Asia Today: S. Korea sees highest daily increase since March
SEOUL, South Korea (AP) — South Korea has reported 297 new cases of the coronavirus, its biggest daily rise since early March, as the country began restricting gatherings in the greater capital area amid fears that transmissions are getting out of control.
The figures released by South Korea’s Centers for Disease Control and Prevention on Wednesday brought the national caseload to 16,058, including 306 deaths. It was the sixth straight day the country reported daily increases in triple digits, with most of the cases coming from the densely populated Seoul metropolitan area, where health workers have struggled to contain transmissions linked to various sources, including churches, restaurants and workers.
Desperate to prevent the outbreak in the capital area from exploding into a nationwide crisis, officials have enforced stronger social distancing restrictions for Seoul and nearby Gyeonggi province and the city of Incheon that prohibit gatherings of more than 50 people indoors and 100 people outdoors.
Nightclubs, karaoke rooms, buffet restaurants, computer gaming cafes and other “high-risk” facilities will be shut, while churches will be required to entirely conduct their worship services online.
In other developments in the Asia-Pacific region:
— India reported 1,092 new fatalities from COVID-19 on Wednesday, its highest single-day total. The country has the fourth-most deaths in the world and the third-most cases, with over 2.7 million — including more than 64,000 new infections reported Wednesday. The actual numbers, like elsewhere in the world, are thought to be far higher due to limited testing. Four of India’s 28 states now account for 63% of total fatalities and 54.6% of the caseload. The western state of Maharashtra and the southern states of Tamil Nadu, Andhra Pradesh and Karnataka are the country’s worst-hit regions.
— Authorities imposed a one-week lockdown in Nepal’s capital and surrounding districts Wednesday after a surge in coronavirus cases. People are prohibited from leaving their homes, offices and businesses are closed and traffic halted except for essential and emergency movement. All outdoor religious activities and ceremonies are also not allowed. Violators face one month in jail and a fine of 500 rupees ($4). Nepal's 1,016 cases recorded Tuesday was its highest daily spike. Kathmandu had 205 of the new cases. A national lockdown imposed in March lasted for 120 days before being lifted last month. The country has confirmed 28,257 cases and 114 deaths from the coronavirus.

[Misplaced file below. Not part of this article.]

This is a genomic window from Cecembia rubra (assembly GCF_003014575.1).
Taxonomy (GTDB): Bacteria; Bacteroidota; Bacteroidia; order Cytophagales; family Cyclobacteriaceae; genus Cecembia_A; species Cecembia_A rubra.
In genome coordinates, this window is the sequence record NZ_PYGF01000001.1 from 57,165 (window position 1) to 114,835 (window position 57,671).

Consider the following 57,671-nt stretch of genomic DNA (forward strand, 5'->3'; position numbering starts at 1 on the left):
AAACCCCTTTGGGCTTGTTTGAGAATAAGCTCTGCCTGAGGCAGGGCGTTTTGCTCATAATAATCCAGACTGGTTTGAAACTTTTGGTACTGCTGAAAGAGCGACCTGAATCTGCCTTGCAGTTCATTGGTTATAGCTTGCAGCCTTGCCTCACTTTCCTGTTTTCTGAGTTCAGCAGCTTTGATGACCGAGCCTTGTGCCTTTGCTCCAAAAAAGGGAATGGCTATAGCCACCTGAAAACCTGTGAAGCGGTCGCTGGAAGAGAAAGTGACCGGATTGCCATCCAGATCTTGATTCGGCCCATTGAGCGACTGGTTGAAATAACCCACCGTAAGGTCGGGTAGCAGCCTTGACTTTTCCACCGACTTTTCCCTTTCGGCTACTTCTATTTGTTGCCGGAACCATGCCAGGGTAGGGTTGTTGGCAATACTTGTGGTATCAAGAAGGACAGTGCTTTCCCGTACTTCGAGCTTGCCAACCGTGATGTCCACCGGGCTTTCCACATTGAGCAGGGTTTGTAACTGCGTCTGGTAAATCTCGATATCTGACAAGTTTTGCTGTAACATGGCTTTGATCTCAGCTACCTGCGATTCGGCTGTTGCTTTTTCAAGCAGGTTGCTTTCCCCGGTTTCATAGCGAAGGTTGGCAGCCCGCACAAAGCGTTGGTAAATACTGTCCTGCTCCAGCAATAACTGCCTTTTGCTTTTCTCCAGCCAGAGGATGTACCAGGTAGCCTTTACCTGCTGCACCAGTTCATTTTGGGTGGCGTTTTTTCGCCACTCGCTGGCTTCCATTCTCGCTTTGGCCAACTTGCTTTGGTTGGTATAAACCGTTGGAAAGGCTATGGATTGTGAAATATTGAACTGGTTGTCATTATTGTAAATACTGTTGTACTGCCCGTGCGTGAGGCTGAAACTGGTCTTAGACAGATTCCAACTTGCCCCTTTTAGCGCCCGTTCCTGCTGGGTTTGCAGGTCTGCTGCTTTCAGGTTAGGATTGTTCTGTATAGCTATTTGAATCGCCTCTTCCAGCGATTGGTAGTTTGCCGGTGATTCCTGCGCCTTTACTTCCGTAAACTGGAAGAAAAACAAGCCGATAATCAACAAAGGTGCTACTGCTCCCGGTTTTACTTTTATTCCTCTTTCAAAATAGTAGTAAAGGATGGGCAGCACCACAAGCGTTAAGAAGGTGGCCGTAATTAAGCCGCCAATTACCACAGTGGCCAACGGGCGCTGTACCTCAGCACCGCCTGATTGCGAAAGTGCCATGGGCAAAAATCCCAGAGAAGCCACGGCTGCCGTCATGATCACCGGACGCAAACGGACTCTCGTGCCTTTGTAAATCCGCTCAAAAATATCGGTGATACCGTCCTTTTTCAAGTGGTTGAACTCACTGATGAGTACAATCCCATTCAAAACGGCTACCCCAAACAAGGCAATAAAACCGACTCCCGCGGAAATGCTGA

— Australia has a deal to manufacture and distribute a potential coronavirus vaccine being developed by British-Swedish pharmaceutical company AstraZeneca. “Under the deal, every single Australian will be able to receive the University of Oxford COVID-19 vaccine for free, should trials prove successful, safe and effective,” Prime Minister Scott Morrison said in a statement. “If this vaccine proves successful, we will manufacture and supply vaccines straight away under our own steam and make it free for 25 million Australians,” he said. The deal came as Australia’s hard-hit Victoria state announced its lowest number of new coronavirus cases in more than five weeks. The Victoria state Health Department said Wednesday that 216 new virus cases and 12 deaths were reported in the latest 24-hour period.
— New Zealand appeared to be gaining control over a coronavirus outbreak in Auckland after just five new community infections were reported Wednesday amid record levels of testing and contact tracing. A sixth infection was found in a quarantined traveler who had returned from Qatar. Prime Minister Jacinda Ardern said 500 more military personnel would be deployed to quarantine hotels as the nation looks to reduce the number of private security guards it employs and tighten its border controls. Health authorities have still not figured out how the outbreak began after the country went 102 days without the virus spreading in the community. The discovery of the outbreak last week prompted authorities to put the nation’s largest city into a two-week lockdown.
— Japan’s exports in July plunged 19.2% from a year ago, as the coronavirus pandemic continued to slam the world’s third largest economy, government data showed Wednesday. The Finance Ministry’s provisional numbers showed Japan’s imports fell 22.3% in July. Exports to the U.S. especially suffered, declining 19.5% last month, as exports fell in plastic goods, iron and steel and computer parts. But Japan recorded its first trade surplus in four months on the back of a recovery in China.